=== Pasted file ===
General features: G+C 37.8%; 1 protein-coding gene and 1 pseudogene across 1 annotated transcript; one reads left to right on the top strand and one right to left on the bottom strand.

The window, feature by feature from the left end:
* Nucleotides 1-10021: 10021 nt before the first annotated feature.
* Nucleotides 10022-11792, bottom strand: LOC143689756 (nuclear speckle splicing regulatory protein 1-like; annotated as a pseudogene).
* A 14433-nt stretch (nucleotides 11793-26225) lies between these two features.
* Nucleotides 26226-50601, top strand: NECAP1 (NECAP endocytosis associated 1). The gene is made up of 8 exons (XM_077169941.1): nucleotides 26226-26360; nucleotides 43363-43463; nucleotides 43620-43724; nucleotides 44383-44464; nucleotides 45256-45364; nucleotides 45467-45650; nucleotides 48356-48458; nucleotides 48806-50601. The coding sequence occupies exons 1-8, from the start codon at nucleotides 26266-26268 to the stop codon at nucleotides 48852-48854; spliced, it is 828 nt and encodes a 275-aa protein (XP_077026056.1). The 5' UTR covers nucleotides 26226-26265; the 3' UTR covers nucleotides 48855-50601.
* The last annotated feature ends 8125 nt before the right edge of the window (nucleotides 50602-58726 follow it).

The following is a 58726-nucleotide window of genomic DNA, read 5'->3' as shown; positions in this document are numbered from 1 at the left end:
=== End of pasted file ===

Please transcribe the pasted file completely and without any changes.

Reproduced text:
General features: G+C 37.8%; 1 protein-coding gene and 1 pseudogene across 1 annotated transcript; one reads left to right on the top strand and one right to left on the bottom strand.

The window, feature by feature from the left end:
* Nucleotides 1-10021: 10021 nt before the first annotated feature.
* Nucleotides 10022-11792, bottom strand: LOC143689756 (nuclear speckle splicing regulatory protein 1-like; annotated as a pseudogene).
* A 14433-nt stretch (nucleotides 11793-26225) lies between these two features.
* Nucleotides 26226-50601, top strand: NECAP1 (NECAP endocytosis associated 1). The gene is made up of 8 exons (XM_077169941.1): nucleotides 26226-26360; nucleotides 43363-43463; nucleotides 43620-43724; nucleotides 44383-44464; nucleotides 45256-45364; nucleotides 45467-45650; nucleotides 48356-48458; nucleotides 48806-50601. The coding sequence occupies exons 1-8, from the start codon at nucleotides 26266-26268 to the stop codon at nucleotides 48852-48854; spliced, it is 828 nt and encodes a 275-aa protein (XP_077026056.1). The 5' UTR covers nucleotides 26226-26265; the 3' UTR covers nucleotides 48855-50601.
* The last annotated feature ends 8125 nt before the right edge of the window (nucleotides 50602-58726 follow it).

The following is a 58726-nucleotide window of genomic DNA, read 5'->3' as shown; positions in this document are numbered from 1 at the left end: